South Dakota air pollution emergency episode rule ARSD 74:36:03:01 “Air pollution emergency episode” and ARSD 74:36:03:02 “Episode emergency contingency plan” were most recently approved on June 27, 2014 (79 FR 36425). We find that South Dakota's air pollution emergency rules establish stages of episode criteria; provide for public announcement whenever any episode stage has been determined to exist; and specify emission control actions to be taken at each episode stage, consistent with the EPA emergency episode SIP requirements set forth at 40 CFR 51.151 and appendix L to part 51.

(ii) The EPA's analysis:

While no single South Dakota statute mirrors the authorities of CAA section 303, we propose to find that the combination of SDCL and ARSD provisions discussed above provide for authority comparable to section 303 to immediately bring suit to restrain, issue emergency executive orders against, and use special rule adoption and suspension procedures for applicable emergencies to take prompt administrative action against, any person causing or contributing to air pollution that presents an imminent and substantial endangerment to public health or welfare, or the environment. Consistent with EPA's 2013 Infrastructure SIP Guidance, the narratives provided in South Dakota's SIP submittals about the State's authorities applying to emergency episodes (as discussed above), plus additional South Dakota statutes that we have considered, we propose that they are sufficient to meet the authority requirement of CAA section 110(a)(2)(G). The SIP therefore meets the requirements of 110(a)(2)(G). Based on the above analysis, we propose approval of South Dakota's SIP as meeting the requirements of CAA section 110(a)(2)(G) for the 2015 ozone NAAQS.

H. CAA Section 110(a)(2)(H): Future SIP Revisions

Section 110(a)(2)(H) requires that SIPs provide for revision of such plan: (i) From time to time as may be necessary to take account of revisions of such national primary or secondary ambient air quality standard or the availability of improved or more expeditious methods of attaining such standard; and (ii), except as provided in paragraph (3)(C), whenever the Administrator finds on the basis of information available to the Administrator that the SIP is substantially inadequate to attain the NAAQS which it implements or to otherwise comply with any additional requirements under this [Act].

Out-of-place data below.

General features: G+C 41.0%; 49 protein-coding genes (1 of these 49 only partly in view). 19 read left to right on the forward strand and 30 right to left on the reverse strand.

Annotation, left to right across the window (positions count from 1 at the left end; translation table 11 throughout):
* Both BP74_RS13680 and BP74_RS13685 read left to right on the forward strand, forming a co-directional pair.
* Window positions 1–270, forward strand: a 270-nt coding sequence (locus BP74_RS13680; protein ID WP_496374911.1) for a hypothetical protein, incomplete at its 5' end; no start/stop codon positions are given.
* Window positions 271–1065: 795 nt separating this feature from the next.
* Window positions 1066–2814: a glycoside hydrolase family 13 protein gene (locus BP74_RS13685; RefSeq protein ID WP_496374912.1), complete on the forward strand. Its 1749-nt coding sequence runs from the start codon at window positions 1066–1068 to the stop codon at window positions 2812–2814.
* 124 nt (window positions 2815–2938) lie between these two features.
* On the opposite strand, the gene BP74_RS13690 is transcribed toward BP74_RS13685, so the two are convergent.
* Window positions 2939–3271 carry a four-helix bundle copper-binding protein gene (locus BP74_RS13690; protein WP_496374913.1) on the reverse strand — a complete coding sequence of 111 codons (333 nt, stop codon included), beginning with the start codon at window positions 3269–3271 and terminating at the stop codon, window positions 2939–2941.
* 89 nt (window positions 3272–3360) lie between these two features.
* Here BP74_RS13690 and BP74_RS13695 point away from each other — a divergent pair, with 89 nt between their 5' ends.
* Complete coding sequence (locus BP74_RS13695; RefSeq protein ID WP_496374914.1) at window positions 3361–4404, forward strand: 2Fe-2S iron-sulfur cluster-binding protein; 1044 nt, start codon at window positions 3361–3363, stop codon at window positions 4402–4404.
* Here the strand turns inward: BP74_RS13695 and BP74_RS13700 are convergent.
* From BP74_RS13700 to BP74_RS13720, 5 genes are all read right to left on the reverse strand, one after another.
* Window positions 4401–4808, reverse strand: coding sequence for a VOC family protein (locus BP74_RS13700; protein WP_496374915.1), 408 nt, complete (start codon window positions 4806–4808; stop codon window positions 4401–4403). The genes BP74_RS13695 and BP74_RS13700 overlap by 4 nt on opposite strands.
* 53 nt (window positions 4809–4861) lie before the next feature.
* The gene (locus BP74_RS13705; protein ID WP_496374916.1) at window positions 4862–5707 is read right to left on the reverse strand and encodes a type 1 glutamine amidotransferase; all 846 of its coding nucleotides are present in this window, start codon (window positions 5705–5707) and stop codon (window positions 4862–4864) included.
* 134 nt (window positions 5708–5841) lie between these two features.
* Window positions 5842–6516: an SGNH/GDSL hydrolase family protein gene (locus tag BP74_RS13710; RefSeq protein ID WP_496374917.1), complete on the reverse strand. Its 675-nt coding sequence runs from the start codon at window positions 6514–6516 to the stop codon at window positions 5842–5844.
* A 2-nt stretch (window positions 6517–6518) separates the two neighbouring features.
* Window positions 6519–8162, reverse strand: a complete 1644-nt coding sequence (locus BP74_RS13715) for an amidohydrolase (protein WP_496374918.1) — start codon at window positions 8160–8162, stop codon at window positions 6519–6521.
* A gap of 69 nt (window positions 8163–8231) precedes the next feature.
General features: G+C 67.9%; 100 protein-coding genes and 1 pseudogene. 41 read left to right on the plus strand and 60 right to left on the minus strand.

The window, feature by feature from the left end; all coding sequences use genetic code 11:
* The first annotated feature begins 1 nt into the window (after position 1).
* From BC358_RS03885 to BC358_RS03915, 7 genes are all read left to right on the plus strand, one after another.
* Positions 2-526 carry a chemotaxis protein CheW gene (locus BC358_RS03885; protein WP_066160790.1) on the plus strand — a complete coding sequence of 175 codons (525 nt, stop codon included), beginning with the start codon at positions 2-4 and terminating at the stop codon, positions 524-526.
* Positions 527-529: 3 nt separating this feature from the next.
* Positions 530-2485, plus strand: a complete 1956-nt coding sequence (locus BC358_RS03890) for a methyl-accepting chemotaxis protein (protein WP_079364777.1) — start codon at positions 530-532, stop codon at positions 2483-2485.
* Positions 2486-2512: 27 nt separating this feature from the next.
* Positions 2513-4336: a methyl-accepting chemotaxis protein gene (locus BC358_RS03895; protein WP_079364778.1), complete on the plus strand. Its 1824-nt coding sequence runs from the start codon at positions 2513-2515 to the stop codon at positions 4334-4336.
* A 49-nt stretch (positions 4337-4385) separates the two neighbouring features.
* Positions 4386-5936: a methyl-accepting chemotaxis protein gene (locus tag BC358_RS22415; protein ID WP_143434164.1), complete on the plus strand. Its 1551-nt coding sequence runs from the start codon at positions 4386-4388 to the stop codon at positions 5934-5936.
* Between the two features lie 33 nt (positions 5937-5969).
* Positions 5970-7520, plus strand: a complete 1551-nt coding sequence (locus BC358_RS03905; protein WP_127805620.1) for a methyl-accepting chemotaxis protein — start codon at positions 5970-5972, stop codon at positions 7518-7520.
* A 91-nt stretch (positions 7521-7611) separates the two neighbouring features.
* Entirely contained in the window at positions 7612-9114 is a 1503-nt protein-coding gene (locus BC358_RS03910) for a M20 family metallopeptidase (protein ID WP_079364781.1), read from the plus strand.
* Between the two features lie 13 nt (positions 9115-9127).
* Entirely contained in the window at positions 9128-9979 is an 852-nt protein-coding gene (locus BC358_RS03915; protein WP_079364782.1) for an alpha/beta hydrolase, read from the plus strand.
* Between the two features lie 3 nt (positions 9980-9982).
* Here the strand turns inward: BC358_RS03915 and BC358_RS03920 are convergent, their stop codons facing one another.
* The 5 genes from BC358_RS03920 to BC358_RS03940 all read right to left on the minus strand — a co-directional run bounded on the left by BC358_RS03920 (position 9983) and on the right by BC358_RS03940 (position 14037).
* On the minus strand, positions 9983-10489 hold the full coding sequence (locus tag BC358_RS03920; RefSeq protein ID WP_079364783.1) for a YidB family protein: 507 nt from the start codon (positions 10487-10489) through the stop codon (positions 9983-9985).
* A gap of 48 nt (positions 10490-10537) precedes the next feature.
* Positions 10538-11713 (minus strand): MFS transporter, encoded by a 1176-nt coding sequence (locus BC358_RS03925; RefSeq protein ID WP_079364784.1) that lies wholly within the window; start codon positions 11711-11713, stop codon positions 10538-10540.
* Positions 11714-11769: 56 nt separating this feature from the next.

(i) The State's submission:

The South Dakota submission refers to SDCL Section 34A-1-6 provides DENR with the authority to revise the State's SIP to meet all federal requirements and to revise the SIP whenever necessary or appropriate, such as changes to the NAAQS or in response to the EPA finding the State's SIP to be inadequate.

(ii) The EPA's analysis:

SDCL Section 34A-1-6 directs DENR to promulgate a comprehensive SIP that meets all federal requirements and to revise the SIP whenever necessary or appropriate. Therefore, we propose to approve South Dakota's SIP as meeting the requirements of CAA section 110(a)(2)(H).

I. CAA Section 110(a)(2)(I): Nonattainment Area Plan Revision Under Part D

There are two elements identified in CAA section 110(a)(2) not governed by the three-year submission deadline of CAA section 110(a)(1) because SIPs incorporating necessary local nonattainment area controls are due on nonattainment area plan schedules pursuant to section 172 and the various pollutant-specific subparts 2 through 5 of part D. These are submissions required by: (i) CAA section 110(a)(2)(C) to the extent that subsection refers to a permit program as required in part D, Title I of the CAA; and (ii) section 110(a)(2)(I) which pertain to the nonattainment planning requirements of part D, Title I of the CAA. As a result, this action does not address CAA section 110(a)(2)(C) with respect to NNSR or CAA section 110(a)(2)(I).

J. CAA Section 110(a)(2)(J): Consultation With Government Officials, Public Notification, PSD and Visibility Protection

CAA section 110(a)(2)(J) requires states to provide a process for consultation with local governments and FLMs pursuant to CAA section 121. CAA section 110(a)(2)(J) further requires states to notify the public if NAAQS are exceeded in an area and to enhance public awareness of measures that can be taken to prevent exceedances pursuant to CAA section 127. Lastly, CAA section 110(a)(2)(J) requires states to meet applicable requirements of part C, Title I of the CAA related to Start Printed Page 29893prevention of significant deterioration and visibility protection.

(i) The State's submission: